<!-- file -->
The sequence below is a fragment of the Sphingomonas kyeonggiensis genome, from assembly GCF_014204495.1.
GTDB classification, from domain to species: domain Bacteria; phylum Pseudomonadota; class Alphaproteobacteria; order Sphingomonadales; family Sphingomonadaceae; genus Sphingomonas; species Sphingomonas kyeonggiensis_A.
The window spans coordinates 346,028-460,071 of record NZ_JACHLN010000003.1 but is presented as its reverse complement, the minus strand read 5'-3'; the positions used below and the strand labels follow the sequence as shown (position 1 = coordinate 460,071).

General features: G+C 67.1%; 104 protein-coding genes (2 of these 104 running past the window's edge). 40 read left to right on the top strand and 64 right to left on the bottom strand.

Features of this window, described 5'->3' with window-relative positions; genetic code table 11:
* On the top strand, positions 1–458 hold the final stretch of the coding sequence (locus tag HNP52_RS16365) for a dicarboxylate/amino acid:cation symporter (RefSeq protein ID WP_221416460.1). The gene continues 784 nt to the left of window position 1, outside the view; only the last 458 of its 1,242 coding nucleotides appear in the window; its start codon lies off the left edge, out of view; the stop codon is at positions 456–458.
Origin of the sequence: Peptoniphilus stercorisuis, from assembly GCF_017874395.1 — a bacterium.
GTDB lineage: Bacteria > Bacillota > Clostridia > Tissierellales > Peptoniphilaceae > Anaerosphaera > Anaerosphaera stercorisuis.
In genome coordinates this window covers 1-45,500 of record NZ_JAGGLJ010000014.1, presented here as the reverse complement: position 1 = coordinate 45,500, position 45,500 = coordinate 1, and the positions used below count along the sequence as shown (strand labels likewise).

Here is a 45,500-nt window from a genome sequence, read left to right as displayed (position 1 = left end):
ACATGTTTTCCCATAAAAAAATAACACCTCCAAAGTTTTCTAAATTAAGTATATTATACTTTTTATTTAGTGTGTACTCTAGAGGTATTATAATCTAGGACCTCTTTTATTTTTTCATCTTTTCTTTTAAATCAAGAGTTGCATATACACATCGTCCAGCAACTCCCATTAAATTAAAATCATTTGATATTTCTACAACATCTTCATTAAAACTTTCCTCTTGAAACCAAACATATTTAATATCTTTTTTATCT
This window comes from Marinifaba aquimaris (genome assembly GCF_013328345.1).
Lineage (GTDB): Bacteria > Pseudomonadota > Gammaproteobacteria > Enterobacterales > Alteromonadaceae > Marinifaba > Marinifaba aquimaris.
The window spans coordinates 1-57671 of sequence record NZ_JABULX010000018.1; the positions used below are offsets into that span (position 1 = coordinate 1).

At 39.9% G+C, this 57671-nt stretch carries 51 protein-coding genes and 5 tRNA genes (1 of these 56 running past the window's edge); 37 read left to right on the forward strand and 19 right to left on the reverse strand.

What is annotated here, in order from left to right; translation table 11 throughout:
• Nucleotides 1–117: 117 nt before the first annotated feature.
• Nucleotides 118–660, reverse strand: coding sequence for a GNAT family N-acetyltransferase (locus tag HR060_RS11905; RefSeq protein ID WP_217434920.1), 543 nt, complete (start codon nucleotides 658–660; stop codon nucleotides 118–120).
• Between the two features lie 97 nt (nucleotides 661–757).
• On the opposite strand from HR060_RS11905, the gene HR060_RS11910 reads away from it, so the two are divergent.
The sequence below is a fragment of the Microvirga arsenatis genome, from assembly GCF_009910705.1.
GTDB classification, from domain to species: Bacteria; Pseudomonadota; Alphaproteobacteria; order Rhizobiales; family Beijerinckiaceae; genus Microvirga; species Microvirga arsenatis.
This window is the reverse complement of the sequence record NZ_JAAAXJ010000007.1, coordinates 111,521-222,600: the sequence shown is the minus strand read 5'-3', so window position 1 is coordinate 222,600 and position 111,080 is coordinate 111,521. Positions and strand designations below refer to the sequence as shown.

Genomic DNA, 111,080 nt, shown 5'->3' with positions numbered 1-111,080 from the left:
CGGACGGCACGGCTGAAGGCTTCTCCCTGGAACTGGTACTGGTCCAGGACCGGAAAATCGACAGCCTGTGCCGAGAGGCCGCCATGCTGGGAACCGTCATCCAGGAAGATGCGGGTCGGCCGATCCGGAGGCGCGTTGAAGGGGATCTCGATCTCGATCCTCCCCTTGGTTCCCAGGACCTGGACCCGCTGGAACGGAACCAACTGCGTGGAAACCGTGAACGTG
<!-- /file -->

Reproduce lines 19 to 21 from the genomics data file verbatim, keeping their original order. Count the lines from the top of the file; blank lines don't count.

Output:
• Between the two features lie 97 nt (nucleotides 661–757).
• On the opposite strand from HR060_RS11905, the gene HR060_RS11910 reads away from it, so the two are divergent.
The sequence below is a fragment of the Microvirga arsenatis genome, from assembly GCF_009910705.1.